It’s amazing how much we don’t know about Ryan Montgomery after nearly two decades in the rap game.
What’s even more interesting is that Layers, the sixth album from Royce Da 5’9”, serves more as a debut album than another entry in the catalog of the Detroit emcee.
The talent of Royce Da 5’9” has never been in question. From his early days tag teaming with Eminem as Bad Meets Evil on songs like “Scary Movies” and “Nuttin To Do,” to his underground surge with cuts including “I’m The King” and “Boom,” to his development as a solo artist, his joint venture with Slaughterhouse and collaborative effort with DJ Premier, there has been so much music but so little known about the man behind the mic. Layers properly re-introduces Royce Da 5’9” to the masses and is easily his most introspective work to date as it serves to give listeners a better idea of who Ryan Montgomery is.
Considering that he decided to live a sober life as a man in his late 30s, Royce needed an album that peeled back the layers of his life. When you really think about it, Royce Da 5’9” has a lot of stories to tell. From his friendship to Eminem, being asked to step aside on Jay Z’s “Renegades” and Dr. Dre’s “Xxplosive” (with the latter having a very interesting backstory), his relationship with Proof, forming Slaughterhouse and more, you would think we’d know more about Royce than we do. It’s especially interesting when you consider how fellow Slaughterhouse member Joe Budden has decided to live his life in the public eye. Not to say that Royce should ever go that route, but you feel that his star power has been slowed down by his lack of a public persona. Let’s put it this way: if Royce ever decided to drop an autobiography, I’d be the first to read it.
For years we have listened to Royce Da 5’9” annihilate the mic in a variety of ways. But never have we had any insight on who the man is. Which is why it’s almost jarring to hear Royce kick the album off with “Tabernacle,” the story about December 29, 1997. Or, the day his son was born, his grandmother died and he met Eminem. It’s the definitive rap origin story that carries a lot more weight now considering where he’s at now versus if he dropped the song a decade ago. The production by J Rhodes and S1 paints the perfect background for Royce to deliver his narrative that is built for a movie. From there, Royce carries on the church theme with “Pray” produced by Mr. Porter and creates a seamless element that is usually devoid from Royce solo projects.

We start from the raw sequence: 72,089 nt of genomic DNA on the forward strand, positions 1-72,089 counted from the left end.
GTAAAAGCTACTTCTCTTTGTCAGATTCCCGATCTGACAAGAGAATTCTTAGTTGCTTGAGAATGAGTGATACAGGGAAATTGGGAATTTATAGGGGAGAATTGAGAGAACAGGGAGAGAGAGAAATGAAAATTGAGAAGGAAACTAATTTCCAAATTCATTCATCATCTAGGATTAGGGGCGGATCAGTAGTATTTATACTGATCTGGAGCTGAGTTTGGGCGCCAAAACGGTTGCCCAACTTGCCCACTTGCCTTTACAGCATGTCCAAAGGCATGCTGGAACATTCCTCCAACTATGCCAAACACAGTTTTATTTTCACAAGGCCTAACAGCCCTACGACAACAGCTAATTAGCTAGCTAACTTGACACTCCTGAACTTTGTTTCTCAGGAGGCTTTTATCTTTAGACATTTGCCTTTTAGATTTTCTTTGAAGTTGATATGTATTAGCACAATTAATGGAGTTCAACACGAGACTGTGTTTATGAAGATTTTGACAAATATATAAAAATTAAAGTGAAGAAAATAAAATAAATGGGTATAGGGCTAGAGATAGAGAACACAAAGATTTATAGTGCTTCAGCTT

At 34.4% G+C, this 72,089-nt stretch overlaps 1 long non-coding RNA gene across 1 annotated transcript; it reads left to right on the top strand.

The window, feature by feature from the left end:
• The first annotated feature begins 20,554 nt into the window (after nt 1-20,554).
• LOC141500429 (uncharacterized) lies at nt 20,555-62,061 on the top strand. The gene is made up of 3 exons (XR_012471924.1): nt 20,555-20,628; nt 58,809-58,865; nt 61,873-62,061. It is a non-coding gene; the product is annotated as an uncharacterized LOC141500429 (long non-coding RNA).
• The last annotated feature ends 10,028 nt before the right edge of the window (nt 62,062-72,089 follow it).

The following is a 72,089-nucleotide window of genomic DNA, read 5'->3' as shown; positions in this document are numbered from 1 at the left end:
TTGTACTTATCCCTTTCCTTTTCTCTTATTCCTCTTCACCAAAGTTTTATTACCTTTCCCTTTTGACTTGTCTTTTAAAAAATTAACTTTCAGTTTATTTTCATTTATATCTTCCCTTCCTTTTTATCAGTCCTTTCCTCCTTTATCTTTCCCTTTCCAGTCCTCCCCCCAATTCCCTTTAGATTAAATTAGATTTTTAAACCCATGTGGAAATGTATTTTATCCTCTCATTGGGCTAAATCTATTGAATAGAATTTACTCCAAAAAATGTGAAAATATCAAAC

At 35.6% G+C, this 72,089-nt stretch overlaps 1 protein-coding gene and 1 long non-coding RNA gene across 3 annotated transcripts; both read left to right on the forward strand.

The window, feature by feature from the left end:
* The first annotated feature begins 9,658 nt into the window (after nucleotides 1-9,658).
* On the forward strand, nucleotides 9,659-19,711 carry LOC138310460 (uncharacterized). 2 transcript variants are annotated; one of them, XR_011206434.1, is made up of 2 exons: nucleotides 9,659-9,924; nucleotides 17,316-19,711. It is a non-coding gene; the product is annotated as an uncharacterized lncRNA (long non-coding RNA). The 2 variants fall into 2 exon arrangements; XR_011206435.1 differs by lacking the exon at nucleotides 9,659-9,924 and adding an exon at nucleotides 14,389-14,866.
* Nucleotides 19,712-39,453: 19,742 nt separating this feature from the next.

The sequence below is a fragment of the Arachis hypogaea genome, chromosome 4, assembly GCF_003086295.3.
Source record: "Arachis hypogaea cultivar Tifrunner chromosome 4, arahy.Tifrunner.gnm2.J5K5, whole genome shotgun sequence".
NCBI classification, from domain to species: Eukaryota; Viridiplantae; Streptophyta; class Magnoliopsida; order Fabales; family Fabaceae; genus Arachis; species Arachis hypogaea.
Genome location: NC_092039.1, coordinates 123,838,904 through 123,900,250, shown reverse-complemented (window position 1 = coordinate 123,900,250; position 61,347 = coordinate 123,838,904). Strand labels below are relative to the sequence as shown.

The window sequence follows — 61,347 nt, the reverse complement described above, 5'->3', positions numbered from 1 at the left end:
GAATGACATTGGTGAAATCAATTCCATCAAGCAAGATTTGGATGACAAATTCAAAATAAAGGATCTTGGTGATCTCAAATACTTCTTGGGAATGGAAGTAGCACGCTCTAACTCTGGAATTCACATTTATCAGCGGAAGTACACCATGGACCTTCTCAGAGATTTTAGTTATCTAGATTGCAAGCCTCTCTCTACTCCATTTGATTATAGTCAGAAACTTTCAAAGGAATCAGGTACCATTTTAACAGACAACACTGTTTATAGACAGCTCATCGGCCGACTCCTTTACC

“Hard” feels like a massive track with Antman’s horns and huge drums as Royce laments about life’s hardships. It’s all about perseverance and enduring the roller coaster ride the industry has set him on. Elsewhere, “Startercoat” is a period piece of sorts where Royce takes it back to the era when Starter jackets ruled everything. From Tupac rocking the UNLV Starter jacket and influencing Royce to the jacket representing a time when Royce was a different man, “Startercoat” and its impeccable rhyme scheme keeps the momentum going.
However, the album does lose some steam in the second half. It’s almost a different album as it isn’t as focused on telling Royce’s story as it is showcasing his ability as a storyteller and a rhymeslinger. The K. Young produced “Misses” actually misses the mark despite it being Royce’s tale of extramarital affairs gone terribly wrong. Although it’s solid in concept, it just doesn’t fit on the album. The same can be said for “Quiet” featuring Tiara and produced by Mr. Porter. Although not a bad song, it certainly feels unnecessary compared to some of the heavier content on the album.
At seventeen tracks, Layers feels held back by its weight. Enlisting eleven different producers for the album takes away from its cohesiveness while it also feels that Royce is still getting comfortable talking about his personal life for extended periods of time. It’s clear that there are more stories to tell and finding a way to deliver those narratives with the perfect canvas will always be a challenge.
There’s no doubt that Royce is one of the finest emcees in the game, but the classic album still eludes him. But that’s okay because not every artist ends up delivering a classic. The good news is that there is still belief that Royce has the ability to drop an album worthy of a timeless rating. And to still have room to grow at 38 years of age is a testament to the talent of Royce Da 5’9”.